Christen Press feels badly for most of her Chicago Red Stars teammates.
It bothers Press that the demands of both playing in the women’s World Cup and of traveling to celebrate the U.S. triumph have drained her ability to help the team since returning to National Women’s Soccer League play three weeks after the tournament ended.
And she finds it discouraging that the league’s financial caste system leaves the three U.S. World Cup players on the team flush but so many Red Stars scraping to make ends meet as the team heads for its first appearance in the 3-year-old league’s playoffs.
The situation is generally better for WNBA players, mainly because they can substantially supplement their income by joining an overseas team once the U.S. season ends in September. But that means grinding bodies through nearly 12 months of nonstop basketball.
Every member of the 23-woman U.S. World Cup team roster, including Red Stars Press, Julie Johnston and Lori Chalupny, will earn at least $300,000 in soccer salary and bonuses for 2015. Red Stars players from the U.S. who are not on either the World Cup team or the national team make between $6,300 and $37,500.
The World Cup players missed nine of the Red Stars’ first 18 matches. The NWSL regular-season ends Sunday, and the playoff semifinals are Sept. 13.
“I want so much more for my teammates,” Press said. “You can be one inch from the national team and the opportunity to make so much money and a life out of it. That’s why people hang on so long.
“The (NWSL) clubs are doing their best to make a sustainable system. My hope is that the resources start going back to the players. The players deserve more.”
U.S. Soccer pays for the NWSL league office staff’s expenses and covers the NWSL salaries of players on the national team as well as their national team salaries. This year, those women have salaries between $112,000 and $126,000, with $70,000 for national team play and the rest for NWSL play, according to people who have seen the contracts.
The World Cup players also earned $15,000 each for making the roster and will be dividing $3.6 million in bonuses (some $150,000 apiece) for winning the tournament and taking part in the victory tour exhibition matches. They also divide a percentage of ticket sales revenue (the team share is $1.20 per ticket sold) for all domestic matches, an aggregate of some $70,000 from the first two of the 10 victory tour matches.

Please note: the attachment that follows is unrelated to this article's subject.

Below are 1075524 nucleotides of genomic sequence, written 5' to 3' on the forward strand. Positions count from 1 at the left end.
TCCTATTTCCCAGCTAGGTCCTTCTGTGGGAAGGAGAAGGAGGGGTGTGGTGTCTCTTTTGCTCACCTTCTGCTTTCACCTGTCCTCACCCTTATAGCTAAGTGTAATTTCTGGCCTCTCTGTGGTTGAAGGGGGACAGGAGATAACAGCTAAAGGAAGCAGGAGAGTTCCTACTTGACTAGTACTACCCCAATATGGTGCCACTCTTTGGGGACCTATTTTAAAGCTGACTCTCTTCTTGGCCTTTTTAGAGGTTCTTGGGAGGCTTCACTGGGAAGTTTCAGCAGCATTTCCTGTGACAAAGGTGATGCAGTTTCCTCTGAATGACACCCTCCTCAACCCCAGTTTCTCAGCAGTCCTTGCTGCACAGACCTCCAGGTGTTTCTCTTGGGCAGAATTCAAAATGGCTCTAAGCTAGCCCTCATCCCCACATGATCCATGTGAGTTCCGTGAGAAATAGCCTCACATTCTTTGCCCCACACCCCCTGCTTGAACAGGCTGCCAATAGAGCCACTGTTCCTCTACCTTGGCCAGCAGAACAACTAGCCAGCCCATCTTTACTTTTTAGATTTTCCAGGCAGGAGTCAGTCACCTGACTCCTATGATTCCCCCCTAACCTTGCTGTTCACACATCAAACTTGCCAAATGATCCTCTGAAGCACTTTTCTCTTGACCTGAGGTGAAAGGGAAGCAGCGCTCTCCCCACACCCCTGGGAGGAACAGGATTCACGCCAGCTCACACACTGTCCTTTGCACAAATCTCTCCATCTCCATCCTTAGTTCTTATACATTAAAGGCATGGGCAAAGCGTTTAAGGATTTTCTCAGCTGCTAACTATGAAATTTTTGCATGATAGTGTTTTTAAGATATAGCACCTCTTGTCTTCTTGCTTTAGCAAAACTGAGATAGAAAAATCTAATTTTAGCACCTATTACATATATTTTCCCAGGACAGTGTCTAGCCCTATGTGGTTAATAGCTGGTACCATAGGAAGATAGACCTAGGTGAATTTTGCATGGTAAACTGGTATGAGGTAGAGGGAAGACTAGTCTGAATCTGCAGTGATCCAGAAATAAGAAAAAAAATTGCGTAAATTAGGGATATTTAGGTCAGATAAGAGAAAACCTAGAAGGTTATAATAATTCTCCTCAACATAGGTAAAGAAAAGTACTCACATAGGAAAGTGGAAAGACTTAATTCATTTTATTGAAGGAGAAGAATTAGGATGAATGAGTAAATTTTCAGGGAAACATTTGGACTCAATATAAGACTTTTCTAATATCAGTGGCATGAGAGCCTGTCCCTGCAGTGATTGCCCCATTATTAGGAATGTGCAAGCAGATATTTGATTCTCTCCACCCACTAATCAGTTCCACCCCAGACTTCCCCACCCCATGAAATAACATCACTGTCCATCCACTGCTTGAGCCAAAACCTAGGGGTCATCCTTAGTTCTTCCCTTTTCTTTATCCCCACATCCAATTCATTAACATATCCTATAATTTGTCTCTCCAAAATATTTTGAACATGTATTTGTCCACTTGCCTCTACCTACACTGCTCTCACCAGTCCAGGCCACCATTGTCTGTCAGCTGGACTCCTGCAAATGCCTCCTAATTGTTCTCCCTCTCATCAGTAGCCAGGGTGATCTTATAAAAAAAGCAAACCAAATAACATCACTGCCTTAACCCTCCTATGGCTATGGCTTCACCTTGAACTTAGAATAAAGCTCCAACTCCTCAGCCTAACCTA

With a boost from interest generated by the World Cup, the 10-team NWSL attendance was up some 20 percent over last year, averaging 4,887 after 82 of 90 regular-season matches. If, as expected, it starts play next year, the NWSL will have outlasted each of the two women’s pro leagues that preceded it.
Much has been made of the women’s World Cup champions getting a $2 million bonus from the international soccer federation compared with $35 million for the men’s winners in 2014. But FIFA revenue from the 2014 men’s World Cup was $4.8 billion, while at the previous women’s World Cup, in 2011, the revenue was about $75 million. (Figures are not yet available for this year.)
“I don’t necessarily think women should get the same amount, but the question is whether it is fair in terms of the disproportionate amount,” said sociologist Mary Jo Kane, director of the Tucker Center for Research on Girls & Women in Sport at the University of Minnesota.
Many of the U.S. women’s players will wind up with soccer national team income surprisingly close to that of the men in the four-year period from 2011 through 2015. The last Olympic year, 2012, also provided a big payday for the gold-medal women and virtually nothing for the non-qualifying men, only three of whom likely would have been senior national team members under Olympic roster age rules.
In the WNBA, where half the 12 teams are supported by the local NBA franchise, the salary range this season is $38,913 to $109,500. Many of the league’s top players earn up to 10 times that maximum (or in Diana Taurasi’s case, 15 times) playing the rest of the year overseas. The NBA average salary last season was $4.9 million.
WNBA average attendance has dropped from a peak of 10,864 in 1998, the league’s second season, to about 7,500 from 2012 through 2014 and was up 4.4 percent this year at the All-Star break.
“We’re watching the league survive despite what has gone on in the economy,” said Pokey Chatman, the Sky’s general manager and head coach. “That’s why you don’t get a knee-jerk reaction from leadership when people hear how much money these players can make abroad.
“They have a business model and are working for the league to be here 50 years from now. You can’t start paying the big overseas salaries at the cost of everything going away.”